As the Trans-Pacific Partnership (TPP) debate intensifies, a coalition of U.S. and Mexican labor and civil society groups are taking an unprecedented legal approach to protect workers’ rights that will test the strength of labor protections in international trade agreements.
Of the 12 countries that make up the proposed Trans-Pacific Partnership, or TPP, Vietnam and Malaysia aren't the only ones with serious labor and human rights deficiencies. Mexico also has an egregious record of failing to protect working people.
The AFL-CIO has urged the Mexican government to ensure that the rights of some 80,000 agricultural workers in Baja California—including tens of thousands who have been on strike in the San Quintin Valley—are protected.
President Barack Obama hosted President Enrique Peña Nieto of Mexico in Washington, D.C., today and, as emphasized in a letter sent by AFL-CIO President Richard Trumka, the global trade union movement is deeply concerned by the human rights crisis in Mexico, which harms working people on both sides of the border.
The United Steelworkers (USW) extended a warm welcome to Napoleón Gómez Urrutia, president and general secretary of the National Union of Mine, Metal and Steelworkers of Mexico (Los Mineros), as he visited Pittsburgh last week.
Workers at the 6,000-employee call center company Atento Servicios in Mexico face daily challenges on the job. These mostly young workers make low wages, work long shifts, face high stress demands from callers, and are subjected to yelling, sexual harassment, and other abuses. They are treated like an expendable workforce and are hired and fired at a nearly 80 percent annual turnover rate.
The federal judiciary of Mexico extended protection late last week to the embattled leader of the National Union of Mine, Metal, Steel and Allied Workers (Los Mineros), Napoleón Gómez Urrutia. In what will go down as a historic victory for the Mexican labor movement, the three judges of the circuit court unanimously declared the arrest warrants against Gómez unconstitutional, siding with Gómez’s legal defense team that the charges were without merit and politically motivated. This ruling will allow Gómez to return to Mexico in absolute freedom, as the Mexican government must now cancel extradition requests pending in Canada and with Interpol.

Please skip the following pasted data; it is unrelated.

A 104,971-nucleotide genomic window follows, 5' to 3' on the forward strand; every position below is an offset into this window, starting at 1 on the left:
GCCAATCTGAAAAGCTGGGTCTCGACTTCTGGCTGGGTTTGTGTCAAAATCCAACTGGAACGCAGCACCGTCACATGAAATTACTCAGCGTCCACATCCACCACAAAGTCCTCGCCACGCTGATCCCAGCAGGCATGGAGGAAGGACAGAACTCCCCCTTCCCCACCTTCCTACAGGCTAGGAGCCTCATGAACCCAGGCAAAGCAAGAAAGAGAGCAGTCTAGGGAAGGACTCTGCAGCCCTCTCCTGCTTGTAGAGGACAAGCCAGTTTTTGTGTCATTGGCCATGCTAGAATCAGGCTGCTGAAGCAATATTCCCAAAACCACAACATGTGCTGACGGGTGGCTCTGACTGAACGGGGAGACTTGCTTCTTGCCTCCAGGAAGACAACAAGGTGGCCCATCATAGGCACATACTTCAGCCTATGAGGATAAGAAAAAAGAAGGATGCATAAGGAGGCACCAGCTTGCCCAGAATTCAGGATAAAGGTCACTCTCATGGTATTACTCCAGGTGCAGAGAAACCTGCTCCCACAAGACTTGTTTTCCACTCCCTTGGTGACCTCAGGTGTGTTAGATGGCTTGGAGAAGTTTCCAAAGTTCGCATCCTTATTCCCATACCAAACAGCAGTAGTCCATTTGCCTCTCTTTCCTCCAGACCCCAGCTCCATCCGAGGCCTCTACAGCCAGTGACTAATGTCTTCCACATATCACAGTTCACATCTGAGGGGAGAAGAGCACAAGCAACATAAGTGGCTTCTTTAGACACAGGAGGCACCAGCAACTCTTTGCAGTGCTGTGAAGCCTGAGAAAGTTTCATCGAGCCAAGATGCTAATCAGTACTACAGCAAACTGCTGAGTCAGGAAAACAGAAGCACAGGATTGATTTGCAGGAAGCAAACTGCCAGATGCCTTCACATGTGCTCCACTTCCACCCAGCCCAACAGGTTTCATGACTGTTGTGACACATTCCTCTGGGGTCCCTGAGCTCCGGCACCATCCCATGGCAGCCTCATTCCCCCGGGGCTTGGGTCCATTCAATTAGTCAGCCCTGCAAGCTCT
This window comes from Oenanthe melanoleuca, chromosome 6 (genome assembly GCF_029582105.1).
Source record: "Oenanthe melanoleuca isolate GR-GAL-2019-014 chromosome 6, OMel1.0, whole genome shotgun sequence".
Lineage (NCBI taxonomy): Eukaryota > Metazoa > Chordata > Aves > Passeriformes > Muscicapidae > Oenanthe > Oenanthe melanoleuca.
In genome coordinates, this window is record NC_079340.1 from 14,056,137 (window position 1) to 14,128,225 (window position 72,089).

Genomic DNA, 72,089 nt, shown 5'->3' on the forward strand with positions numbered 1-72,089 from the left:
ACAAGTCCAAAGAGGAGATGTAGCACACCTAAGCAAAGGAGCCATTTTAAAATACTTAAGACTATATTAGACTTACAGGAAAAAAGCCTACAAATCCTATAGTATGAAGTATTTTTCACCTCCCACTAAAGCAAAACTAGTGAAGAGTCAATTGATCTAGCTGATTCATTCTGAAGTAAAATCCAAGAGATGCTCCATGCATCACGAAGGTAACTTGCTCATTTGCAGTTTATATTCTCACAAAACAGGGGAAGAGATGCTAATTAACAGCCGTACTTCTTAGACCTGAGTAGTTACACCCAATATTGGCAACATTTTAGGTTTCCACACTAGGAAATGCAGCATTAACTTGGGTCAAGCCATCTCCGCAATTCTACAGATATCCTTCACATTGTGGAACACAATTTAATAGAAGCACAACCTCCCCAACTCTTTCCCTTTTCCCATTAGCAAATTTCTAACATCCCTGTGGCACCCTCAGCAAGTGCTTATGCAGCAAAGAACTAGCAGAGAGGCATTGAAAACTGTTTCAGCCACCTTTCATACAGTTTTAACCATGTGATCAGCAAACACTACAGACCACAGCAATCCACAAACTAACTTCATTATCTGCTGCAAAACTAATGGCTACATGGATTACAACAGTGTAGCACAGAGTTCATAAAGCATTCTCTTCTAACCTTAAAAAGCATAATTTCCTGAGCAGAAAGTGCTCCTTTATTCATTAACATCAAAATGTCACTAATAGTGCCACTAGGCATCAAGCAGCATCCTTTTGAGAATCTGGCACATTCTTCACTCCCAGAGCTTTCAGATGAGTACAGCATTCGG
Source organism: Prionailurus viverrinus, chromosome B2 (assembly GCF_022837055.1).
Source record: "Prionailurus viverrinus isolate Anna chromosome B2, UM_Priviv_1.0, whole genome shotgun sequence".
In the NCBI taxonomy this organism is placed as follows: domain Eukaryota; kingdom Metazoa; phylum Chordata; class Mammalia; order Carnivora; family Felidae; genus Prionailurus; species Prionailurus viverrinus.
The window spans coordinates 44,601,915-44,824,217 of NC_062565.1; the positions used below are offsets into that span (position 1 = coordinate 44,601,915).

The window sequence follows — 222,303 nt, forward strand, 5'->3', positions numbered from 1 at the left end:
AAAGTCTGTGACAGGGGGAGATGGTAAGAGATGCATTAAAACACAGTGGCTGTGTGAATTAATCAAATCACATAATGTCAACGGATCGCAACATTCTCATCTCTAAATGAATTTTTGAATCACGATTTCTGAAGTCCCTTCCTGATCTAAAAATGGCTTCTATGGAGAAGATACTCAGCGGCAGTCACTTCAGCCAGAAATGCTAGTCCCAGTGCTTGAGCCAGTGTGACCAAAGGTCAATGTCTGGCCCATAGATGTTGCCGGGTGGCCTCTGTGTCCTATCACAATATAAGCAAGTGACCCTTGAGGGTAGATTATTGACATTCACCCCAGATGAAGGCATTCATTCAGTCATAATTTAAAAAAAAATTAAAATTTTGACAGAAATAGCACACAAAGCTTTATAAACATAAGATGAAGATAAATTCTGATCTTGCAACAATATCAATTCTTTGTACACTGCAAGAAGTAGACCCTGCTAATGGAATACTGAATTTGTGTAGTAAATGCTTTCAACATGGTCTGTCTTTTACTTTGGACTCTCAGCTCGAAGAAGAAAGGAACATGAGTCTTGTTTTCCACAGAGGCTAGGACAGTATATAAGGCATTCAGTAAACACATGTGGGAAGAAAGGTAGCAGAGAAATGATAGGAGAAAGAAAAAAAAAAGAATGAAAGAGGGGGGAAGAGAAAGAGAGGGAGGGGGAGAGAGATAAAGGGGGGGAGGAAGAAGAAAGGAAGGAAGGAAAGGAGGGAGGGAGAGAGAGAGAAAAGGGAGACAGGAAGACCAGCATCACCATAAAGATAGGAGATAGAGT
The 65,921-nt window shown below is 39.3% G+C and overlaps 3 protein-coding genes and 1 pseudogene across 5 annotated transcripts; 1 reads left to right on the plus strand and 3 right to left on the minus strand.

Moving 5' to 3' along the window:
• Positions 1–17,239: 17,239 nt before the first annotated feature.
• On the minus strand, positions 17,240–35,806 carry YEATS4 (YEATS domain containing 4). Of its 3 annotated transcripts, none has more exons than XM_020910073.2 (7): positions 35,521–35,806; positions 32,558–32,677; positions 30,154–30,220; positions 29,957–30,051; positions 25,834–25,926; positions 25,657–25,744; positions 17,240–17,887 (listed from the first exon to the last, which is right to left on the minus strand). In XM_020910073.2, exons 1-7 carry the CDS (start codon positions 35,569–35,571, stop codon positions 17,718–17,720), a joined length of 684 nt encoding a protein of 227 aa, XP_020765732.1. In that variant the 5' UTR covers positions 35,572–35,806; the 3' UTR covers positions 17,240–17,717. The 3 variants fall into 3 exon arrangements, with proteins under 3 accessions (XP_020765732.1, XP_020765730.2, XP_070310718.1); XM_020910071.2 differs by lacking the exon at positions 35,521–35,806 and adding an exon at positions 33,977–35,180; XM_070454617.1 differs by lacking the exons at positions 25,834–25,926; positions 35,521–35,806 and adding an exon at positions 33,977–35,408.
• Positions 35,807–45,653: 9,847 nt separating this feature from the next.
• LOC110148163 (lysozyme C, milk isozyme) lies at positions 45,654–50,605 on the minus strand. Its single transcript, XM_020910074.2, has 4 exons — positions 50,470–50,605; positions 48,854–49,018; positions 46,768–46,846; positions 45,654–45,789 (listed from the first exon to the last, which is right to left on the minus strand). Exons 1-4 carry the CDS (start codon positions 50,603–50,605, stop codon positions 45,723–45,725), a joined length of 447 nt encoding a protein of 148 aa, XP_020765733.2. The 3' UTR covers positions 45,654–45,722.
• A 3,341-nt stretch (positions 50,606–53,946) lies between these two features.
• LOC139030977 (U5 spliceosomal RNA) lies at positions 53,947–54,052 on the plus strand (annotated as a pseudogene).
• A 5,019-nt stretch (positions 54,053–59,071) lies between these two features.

Samuel Rosales Rio came to the United States from Mexico under an H-2B visa to work at a food stand in a traveling carnival. When he arrived, he and his co-workers, most of whom also entered the country under the H-2B program, wound up working 16 to 17 hours a day in the sweltering heat for as little as $1 an hour. Workers were only provided a single meal each day and the meager wages made it impossible to supplement. Under the H-2B program, employers are supposed to provide adequate housing, but workers reported sleeping in overcrowded trailers infested with fleas and bedbugs without a place to wash. Rosales wound up in the hospital as a result of dehydration and infections from bug bites.